Also, those allergic to dairy often find that they have a much better tolerance of whey protein isolate vs concentrate.

 

3. Whey protein concentrate costs less.

Well, it seems like whey protein isolate is going to be claiming this victory… or does it? If it’s so great, then why is whey protein concentrate easily the most common choice for consumers?

Across the board, whey protein concentrate is cheaper. It’s still high quality and gets the job done. And let’s face it: when you consume the same supplement on a regular basis, the price matters.

 

4. Whey protein isolate tastes smoother.

The filtering process means whey protein isolate has a slightly smoother texture, while concentrate can become a little gritty or chalky and coat the mouth. Some consumers say that isolate doesn’t have an aftertaste like concentrate. Many people have said that they prefer the taste of protein concentrate, likely due to the lactose and fat it contains.

 

Which one is better?

When it comes to the two main types of whey protein, concentrate vs isolate, consider why you are taking the protein before making a decision. Whey protein isolate has a higher percentage of protein and, therefore, more protein per serving. It also contains less lactose, carbs, and fat. It’s the better protein option for sports nutrition and those concerned with fat loss, as well as those sensitive to dairy.

The lack of lactose in whey protein isolate is ideal for those who are lactose intolerant.  Although in these cases, avoiding dairy-based whey altogether and considering a plant-based protein may be a better option.

For some, whey protein concentrate is the better option, as it’s the cheapest and retains more of its nutritional carbs and fats. Some of these nutrients are lost in the longer filtration process that whey isolate undergoes.

Additional calories, carbs, and fat isn’t a bad thing for everyone. Those looking for a meal replacement in the form of whey protein powder should choose whey protein concentrate. And if you aren’t a competing athlete and just need a high-quality protein post workout, concentrate is great.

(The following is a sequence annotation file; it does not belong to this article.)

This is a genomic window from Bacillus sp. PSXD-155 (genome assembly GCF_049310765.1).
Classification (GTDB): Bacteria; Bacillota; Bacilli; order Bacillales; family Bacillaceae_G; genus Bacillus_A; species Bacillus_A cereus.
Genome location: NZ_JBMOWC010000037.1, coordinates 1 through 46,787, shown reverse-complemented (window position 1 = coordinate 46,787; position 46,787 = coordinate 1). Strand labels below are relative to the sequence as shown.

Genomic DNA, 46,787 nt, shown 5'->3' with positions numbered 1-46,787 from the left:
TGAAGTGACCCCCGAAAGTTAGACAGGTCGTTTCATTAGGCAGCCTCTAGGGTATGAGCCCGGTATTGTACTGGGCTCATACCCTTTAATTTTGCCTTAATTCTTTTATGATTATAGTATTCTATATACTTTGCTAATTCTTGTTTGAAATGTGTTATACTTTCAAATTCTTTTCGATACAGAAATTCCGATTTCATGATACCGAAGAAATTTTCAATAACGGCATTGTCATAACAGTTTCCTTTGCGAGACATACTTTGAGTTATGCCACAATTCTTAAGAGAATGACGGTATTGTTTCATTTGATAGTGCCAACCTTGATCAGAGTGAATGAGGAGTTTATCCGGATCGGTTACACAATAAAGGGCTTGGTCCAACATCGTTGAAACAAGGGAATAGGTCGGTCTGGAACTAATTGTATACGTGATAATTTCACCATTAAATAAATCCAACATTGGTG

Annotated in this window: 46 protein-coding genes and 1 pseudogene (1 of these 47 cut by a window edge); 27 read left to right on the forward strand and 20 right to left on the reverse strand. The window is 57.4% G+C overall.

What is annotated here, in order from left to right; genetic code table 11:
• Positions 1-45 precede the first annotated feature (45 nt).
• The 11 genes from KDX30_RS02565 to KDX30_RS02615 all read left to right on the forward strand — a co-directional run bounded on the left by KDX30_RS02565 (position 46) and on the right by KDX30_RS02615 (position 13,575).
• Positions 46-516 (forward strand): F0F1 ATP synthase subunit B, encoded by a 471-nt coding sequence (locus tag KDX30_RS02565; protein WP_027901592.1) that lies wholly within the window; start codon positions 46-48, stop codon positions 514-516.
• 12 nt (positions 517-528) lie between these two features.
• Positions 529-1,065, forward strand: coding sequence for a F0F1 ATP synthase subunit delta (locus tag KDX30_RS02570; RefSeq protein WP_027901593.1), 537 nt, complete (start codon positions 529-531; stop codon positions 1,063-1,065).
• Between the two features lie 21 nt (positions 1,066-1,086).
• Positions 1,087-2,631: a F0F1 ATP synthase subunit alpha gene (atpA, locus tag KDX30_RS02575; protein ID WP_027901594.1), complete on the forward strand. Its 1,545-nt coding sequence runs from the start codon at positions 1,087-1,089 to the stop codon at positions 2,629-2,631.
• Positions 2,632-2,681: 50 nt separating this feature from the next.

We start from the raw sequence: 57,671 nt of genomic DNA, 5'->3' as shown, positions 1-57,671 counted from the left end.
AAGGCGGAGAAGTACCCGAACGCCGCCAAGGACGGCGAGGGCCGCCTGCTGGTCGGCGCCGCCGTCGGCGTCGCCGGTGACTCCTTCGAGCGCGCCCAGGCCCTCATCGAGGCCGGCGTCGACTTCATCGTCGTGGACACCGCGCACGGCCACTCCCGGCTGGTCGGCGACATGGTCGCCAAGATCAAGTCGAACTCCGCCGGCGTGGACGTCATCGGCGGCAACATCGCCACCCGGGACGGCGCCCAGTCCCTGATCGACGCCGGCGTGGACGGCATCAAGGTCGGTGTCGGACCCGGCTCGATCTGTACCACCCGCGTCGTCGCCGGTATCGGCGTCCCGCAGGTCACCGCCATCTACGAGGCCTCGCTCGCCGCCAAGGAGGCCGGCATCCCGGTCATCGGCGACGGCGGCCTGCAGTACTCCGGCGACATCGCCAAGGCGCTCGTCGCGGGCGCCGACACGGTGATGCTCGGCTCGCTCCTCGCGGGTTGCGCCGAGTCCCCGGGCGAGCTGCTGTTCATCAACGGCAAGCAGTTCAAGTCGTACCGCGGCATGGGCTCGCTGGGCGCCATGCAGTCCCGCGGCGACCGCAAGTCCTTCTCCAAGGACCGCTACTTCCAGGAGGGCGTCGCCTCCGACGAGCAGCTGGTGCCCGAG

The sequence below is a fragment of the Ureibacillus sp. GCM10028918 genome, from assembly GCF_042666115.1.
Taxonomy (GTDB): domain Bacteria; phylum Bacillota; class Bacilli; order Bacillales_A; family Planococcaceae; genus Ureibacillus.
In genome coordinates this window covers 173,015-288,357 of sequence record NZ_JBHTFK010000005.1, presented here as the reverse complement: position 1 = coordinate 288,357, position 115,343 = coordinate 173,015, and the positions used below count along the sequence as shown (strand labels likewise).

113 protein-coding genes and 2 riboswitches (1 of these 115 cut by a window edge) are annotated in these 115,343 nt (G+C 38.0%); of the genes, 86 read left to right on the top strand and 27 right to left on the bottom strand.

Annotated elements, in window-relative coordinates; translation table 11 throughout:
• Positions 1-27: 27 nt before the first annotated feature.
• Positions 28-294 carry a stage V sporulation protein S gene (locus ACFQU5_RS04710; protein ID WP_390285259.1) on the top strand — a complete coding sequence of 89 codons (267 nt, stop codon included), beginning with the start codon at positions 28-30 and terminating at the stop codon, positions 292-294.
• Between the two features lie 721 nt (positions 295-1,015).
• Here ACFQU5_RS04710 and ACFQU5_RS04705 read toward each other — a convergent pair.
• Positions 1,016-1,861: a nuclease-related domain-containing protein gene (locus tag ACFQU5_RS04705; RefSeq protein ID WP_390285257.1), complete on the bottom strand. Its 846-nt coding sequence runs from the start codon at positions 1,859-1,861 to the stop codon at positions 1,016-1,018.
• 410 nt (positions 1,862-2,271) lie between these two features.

Our Recommendation

No matter what, when choosing a whey protein supplement, it is important to choose a high-quality product with well-sourced ingredients. Look for grass-fed, sustainable sources of whey. Avoid excess sugar and non-nutritive sweeteners, like aspartame or sucralose.

And ask your trainer or friends for their favorite brands — anyone who uses a whey protein supplement regularly can fill you in on their experience. The good news is that both versions of whey are available in many satisfying flavors that make post-exercise protein shakes more enjoyable.

In Summary

  • Whey is a dairy product and a protein created during the cheesemaking process. It is absorbed quickly by the body and is considered a complete protein with many health benefits.
  • There are two main types of whey protein: whey protein concentrate and whey protein isolate. They have many shared benefits and differing nutritional properties.
  • Shared benefits of concentrate and isolate include: muscle growth, ability to reduce high blood pressure, encouraging weight loss, and reducing chronic inflammation.
  • The processing methods of concentrate and isolate are different, which results in concentrate having a lower percentage of protein and a higher percentage of carbohydrates and fat. Isolate is processed for longer and has a higher protein percentage.
  • When choosing concentrate vs isolate for your daily protein intake, it is important to consider what exactly you want. If you are lactose intolerant, isolate may be what you want. If you want to build muscle and replace meals, concentrate is for you. Either way, both have added health benefits and are great types of protein.